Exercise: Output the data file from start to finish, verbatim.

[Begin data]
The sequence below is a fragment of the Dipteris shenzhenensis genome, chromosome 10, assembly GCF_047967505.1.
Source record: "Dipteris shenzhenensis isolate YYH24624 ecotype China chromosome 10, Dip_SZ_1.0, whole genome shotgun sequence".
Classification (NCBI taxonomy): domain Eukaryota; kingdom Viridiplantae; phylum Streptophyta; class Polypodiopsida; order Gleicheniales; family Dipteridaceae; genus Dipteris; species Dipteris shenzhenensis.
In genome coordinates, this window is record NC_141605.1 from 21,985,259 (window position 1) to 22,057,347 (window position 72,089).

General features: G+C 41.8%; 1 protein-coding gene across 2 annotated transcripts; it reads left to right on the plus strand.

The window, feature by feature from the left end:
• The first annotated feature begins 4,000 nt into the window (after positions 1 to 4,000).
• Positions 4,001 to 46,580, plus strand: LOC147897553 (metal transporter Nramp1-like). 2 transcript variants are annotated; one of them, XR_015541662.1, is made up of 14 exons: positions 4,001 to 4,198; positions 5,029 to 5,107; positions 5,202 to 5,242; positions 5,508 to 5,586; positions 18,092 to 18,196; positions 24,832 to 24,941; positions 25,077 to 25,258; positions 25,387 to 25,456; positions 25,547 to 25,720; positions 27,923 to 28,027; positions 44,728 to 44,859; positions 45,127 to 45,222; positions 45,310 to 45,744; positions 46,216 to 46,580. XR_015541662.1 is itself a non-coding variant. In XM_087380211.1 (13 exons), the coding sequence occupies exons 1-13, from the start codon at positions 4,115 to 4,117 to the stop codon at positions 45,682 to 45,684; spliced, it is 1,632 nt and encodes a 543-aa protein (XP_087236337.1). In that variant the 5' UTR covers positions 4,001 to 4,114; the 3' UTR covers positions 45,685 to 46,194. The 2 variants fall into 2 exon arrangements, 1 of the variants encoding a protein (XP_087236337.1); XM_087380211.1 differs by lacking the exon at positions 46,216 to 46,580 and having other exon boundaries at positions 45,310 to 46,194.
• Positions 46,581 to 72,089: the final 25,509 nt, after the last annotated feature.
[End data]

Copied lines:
The sequence below is a fragment of the Dipteris shenzhenensis genome, chromosome 10, assembly GCF_047967505.1.
Source record: "Dipteris shenzhenensis isolate YYH24624 ecotype China chromosome 10, Dip_SZ_1.0, whole genome shotgun sequence".
Classification (NCBI taxonomy): domain Eukaryota; kingdom Viridiplantae; phylum Streptophyta; class Polypodiopsida; order Gleicheniales; family Dipteridaceae; genus Dipteris; species Dipteris shenzhenensis.
In genome coordinates, this window is record NC_141605.1 from 21,985,259 (window position 1) to 22,057,347 (window position 72,089).

General features: G+C 41.8%; 1 protein-coding gene across 2 annotated transcripts; it reads left to right on the plus strand.

The window, feature by feature from the left end:
• The first annotated feature begins 4,000 nt into the window (after positions 1 to 4,000).
• Positions 4,001 to 46,580, plus strand: LOC147897553 (metal transporter Nramp1-like). 2 transcript variants are annotated; one of them, XR_015541662.1, is made up of 14 exons: positions 4,001 to 4,198; positions 5,029 to 5,107; positions 5,202 to 5,242; positions 5,508 to 5,586; positions 18,092 to 18,196; positions 24,832 to 24,941; positions 25,077 to 25,258; positions 25,387 to 25,456; positions 25,547 to 25,720; positions 27,923 to 28,027; positions 44,728 to 44,859; positions 45,127 to 45,222; positions 45,310 to 45,744; positions 46,216 to 46,580. XR_015541662.1 is itself a non-coding variant. In XM_087380211.1 (13 exons), the coding sequence occupies exons 1-13, from the start codon at positions 4,115 to 4,117 to the stop codon at positions 45,682 to 45,684; spliced, it is 1,632 nt and encodes a 543-aa protein (XP_087236337.1). In that variant the 5' UTR covers positions 4,001 to 4,114; the 3' UTR covers positions 45,685 to 46,194. The 2 variants fall into 2 exon arrangements, 1 of the variants encoding a protein (XP_087236337.1); XM_087380211.1 differs by lacking the exon at positions 46,216 to 46,580 and having other exon boundaries at positions 45,310 to 46,194.
• Positions 46,581 to 72,089: the final 25,509 nt, after the last annotated feature.